Enter my friend/critiquer/encourager/fellow-traveller from the other side of the world. We met several years ago on an on-line course.  The presenter said “pick a partner.”  I decided to find someone as far away from my usual world as I could.  My partner, AB, had the same thought, so now a Canadian and an Australian are travelling the road of life and writing together.  We e-mail each other every Monday with an account of our week.  Sometimes the e-mails are full of glowing achievements, thinking aloud about plot/character problems, or the sharing of a highlight in our personal lives.  Other times our exchanges consist of a tirade about the unfairness of the world/family/work/fate, take your pick, or the clueless comment made by a husband.  As our friendship grows, there are more of the personal notes in our correspondence but always something about the writing.

Last week I was moaning about being stuck and she was complaining about lack of inspiration. We both have January birthdays and the horoscope for our year was not encouraging! AB proposed that we set a word count goal and tell each other what it was, then report back.  I’m always up for a challenge.  I set my goal, the same as AB’s as it turns out, and then my week went haywire. Unexpected errands, a power outage, freezing weather and a weekend away, made the goal hard to attain, but I wasn’t going to report failure on Monday morning.  I wrote while I waited for the car to be serviced, I wrote before breakfast and after supper, I sandwiched in some coffee shop writing between trips to the grocery store and the pharmacy.  By Friday night I’d reached my word count and went off on a wee holiday with a clear conscience.  On Monday morning I wrote to my friend trumpeting my success.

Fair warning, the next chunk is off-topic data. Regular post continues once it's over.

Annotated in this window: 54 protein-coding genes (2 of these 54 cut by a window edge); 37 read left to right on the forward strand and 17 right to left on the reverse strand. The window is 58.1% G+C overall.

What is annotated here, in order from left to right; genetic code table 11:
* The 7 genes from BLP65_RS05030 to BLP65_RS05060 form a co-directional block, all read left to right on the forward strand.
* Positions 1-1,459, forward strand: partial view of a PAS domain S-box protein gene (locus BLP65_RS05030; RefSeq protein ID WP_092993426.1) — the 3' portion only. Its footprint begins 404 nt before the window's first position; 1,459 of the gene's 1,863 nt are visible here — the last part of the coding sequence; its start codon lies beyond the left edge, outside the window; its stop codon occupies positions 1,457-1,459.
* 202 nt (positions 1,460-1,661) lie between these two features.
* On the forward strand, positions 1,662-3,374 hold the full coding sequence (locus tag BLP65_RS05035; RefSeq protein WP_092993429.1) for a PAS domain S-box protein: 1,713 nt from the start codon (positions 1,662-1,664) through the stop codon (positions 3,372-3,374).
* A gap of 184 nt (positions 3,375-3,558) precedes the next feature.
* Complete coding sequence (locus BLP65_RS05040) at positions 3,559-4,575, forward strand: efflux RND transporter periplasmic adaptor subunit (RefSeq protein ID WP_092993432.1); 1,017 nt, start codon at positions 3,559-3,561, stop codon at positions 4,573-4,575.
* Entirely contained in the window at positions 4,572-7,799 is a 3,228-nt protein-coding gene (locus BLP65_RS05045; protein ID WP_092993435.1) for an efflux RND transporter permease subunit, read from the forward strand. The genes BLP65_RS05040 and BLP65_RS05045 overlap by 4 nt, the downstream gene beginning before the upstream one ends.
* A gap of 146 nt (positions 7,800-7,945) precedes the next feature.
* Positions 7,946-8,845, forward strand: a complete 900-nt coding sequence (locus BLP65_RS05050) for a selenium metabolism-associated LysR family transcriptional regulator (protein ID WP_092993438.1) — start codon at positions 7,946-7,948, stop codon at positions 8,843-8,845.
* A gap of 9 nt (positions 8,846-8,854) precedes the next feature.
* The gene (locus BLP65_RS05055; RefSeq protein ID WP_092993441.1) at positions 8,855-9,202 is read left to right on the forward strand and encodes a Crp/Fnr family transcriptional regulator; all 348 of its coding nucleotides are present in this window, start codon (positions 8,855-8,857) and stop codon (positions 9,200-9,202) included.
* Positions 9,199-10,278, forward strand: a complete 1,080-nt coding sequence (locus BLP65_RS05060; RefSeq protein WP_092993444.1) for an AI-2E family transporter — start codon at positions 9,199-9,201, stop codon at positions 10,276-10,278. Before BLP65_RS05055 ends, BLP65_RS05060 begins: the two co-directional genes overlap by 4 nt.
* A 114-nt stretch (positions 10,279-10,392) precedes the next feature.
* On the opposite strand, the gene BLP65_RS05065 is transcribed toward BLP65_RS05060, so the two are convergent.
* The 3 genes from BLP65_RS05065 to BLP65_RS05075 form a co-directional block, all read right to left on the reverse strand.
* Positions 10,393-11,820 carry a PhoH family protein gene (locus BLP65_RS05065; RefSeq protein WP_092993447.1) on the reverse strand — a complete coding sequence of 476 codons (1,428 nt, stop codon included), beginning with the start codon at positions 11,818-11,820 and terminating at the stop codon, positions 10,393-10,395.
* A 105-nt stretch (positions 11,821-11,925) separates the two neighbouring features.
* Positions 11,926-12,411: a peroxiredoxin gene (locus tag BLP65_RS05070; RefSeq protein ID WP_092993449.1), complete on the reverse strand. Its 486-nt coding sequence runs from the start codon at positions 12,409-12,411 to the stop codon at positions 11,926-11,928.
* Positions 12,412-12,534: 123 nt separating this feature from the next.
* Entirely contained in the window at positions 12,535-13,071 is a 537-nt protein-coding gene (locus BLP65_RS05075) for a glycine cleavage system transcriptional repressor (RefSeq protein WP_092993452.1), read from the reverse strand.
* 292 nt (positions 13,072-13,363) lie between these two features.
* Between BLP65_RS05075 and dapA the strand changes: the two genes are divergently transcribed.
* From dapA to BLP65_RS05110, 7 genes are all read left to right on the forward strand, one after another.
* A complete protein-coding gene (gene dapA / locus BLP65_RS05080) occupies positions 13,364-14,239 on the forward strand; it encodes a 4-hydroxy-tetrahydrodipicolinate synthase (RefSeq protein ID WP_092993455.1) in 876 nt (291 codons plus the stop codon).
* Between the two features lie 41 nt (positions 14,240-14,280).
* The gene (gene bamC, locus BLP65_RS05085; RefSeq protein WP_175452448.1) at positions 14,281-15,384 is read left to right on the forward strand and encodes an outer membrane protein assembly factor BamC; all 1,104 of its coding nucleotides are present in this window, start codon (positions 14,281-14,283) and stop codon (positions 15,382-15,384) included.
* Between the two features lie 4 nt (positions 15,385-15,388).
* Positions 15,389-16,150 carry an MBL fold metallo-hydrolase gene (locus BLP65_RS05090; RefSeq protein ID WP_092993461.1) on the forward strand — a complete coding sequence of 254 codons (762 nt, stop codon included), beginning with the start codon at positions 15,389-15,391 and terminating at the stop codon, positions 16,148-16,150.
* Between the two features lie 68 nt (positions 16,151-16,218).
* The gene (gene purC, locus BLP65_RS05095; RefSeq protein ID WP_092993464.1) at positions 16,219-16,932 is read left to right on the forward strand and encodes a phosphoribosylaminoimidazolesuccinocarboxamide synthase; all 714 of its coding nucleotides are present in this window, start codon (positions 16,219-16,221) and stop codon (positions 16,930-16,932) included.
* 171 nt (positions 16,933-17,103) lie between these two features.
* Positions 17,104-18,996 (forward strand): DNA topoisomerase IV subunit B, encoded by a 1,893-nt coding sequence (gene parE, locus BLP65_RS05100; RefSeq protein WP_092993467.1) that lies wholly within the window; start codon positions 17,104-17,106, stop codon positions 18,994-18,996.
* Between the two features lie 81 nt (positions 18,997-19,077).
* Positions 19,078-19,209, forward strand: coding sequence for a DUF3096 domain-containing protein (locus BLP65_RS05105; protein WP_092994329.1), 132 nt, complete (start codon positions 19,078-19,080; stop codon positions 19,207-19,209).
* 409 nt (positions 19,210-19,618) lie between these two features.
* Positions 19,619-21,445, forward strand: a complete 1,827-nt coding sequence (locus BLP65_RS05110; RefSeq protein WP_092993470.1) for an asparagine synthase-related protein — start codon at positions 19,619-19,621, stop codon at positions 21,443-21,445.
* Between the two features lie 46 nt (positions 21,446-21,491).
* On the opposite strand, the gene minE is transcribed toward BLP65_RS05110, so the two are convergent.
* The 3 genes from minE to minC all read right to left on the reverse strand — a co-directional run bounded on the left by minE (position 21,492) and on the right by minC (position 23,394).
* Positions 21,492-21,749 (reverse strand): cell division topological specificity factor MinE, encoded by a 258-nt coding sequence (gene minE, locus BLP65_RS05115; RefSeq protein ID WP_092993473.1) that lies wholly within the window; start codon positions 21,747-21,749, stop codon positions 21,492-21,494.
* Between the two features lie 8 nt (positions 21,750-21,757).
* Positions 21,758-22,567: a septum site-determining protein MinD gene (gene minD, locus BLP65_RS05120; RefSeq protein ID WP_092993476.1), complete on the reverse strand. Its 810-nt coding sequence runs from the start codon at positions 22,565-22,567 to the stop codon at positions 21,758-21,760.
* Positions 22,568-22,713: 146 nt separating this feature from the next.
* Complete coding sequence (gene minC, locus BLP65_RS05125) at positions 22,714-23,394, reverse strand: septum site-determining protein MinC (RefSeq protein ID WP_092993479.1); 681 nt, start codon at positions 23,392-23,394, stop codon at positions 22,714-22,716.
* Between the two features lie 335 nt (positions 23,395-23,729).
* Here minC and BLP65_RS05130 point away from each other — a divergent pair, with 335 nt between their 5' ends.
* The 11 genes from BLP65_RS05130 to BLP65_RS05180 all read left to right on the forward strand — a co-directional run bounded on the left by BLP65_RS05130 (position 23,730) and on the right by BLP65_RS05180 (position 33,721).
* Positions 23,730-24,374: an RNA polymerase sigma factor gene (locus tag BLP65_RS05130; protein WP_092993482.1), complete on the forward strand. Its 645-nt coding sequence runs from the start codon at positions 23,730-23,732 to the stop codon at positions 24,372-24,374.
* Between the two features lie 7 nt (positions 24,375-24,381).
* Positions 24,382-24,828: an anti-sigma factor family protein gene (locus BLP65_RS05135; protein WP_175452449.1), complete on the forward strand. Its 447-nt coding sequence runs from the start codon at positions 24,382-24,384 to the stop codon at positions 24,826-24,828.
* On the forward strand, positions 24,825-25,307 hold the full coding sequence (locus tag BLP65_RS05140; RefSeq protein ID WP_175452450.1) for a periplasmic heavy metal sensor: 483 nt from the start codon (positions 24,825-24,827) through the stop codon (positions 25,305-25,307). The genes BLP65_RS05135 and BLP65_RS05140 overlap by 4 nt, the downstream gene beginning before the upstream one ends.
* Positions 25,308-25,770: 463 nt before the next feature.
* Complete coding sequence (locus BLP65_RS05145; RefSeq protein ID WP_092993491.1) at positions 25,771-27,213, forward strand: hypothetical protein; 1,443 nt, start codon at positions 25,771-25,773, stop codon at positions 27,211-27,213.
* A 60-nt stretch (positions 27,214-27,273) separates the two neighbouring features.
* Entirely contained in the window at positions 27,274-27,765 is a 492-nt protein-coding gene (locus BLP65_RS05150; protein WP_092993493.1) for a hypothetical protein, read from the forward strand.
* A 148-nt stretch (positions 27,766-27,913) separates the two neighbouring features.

I’m not giving up on my lists, they are an excellent tool for me, giving me an overview of my week, illuminating a timetable to accomplish all my tasks, highlighting where and when the writing can happen, providing a roadmap to the end of the book. I’m very fond of my lists.  However, I forgive myself easily for not reaching my goals, especially when it’s Christmas and I have a new book or three and a really hard jigsaw puzzle.  That word count is just a number I made up.  It doesn’t matter to anyone else.  But having declared my intention to AB, I had renewed motivation to get there.  We’re both Capricorns and hate to fail!

So, if you’re feeling stuck, whether it’s with writing or sticking to a diet or managing your budget, or any other life goal, I recommend finding a partner to hold you accountable.  I met AB more or less by accident but we hit it off – a lovely piece of serendipity — but there are other ways of networking.  Some of my writer’s crowd have set up small critique groups, our chapter has a goal-setting exercise every February, a couple have a relatives who serve as  sounding boards and task masters.  There are on-line sites to help writers set goals and achieve them.  Here are three suggested ones.  Some charge, others are free.

The Writer’s Circle

Absolute Write

There’s even an app for that at Novelicious

It’s important to find the type of group/partner that works for you. I’m not a chart-type of person so if I have to fill in boxes, the system won’t work for me.  If you love tables and graphs and fill-in-the-blanks type accounting, then you should look for like-minded people.  If you want to keep it strictly professional, maybe one of the paid circles is your choice.  If you like to mix in some personal stuff, then a friend with similar goals may be more your style.

Of course, just like in real life, no one writing partner will fulfil all your needs. I have writing friends whom I meet in person, we brainstorm, commiserate, encourage, share information and sometimes exchange recipes.  I love our gab sessions.  Fortunately, friends in person and friends on-line is not an either/or situation.  I can have both, eat my cake and have it too.  How often does that happen?

It has been said before but I’ll say it again, writing is a lonely business. It’s easier with company.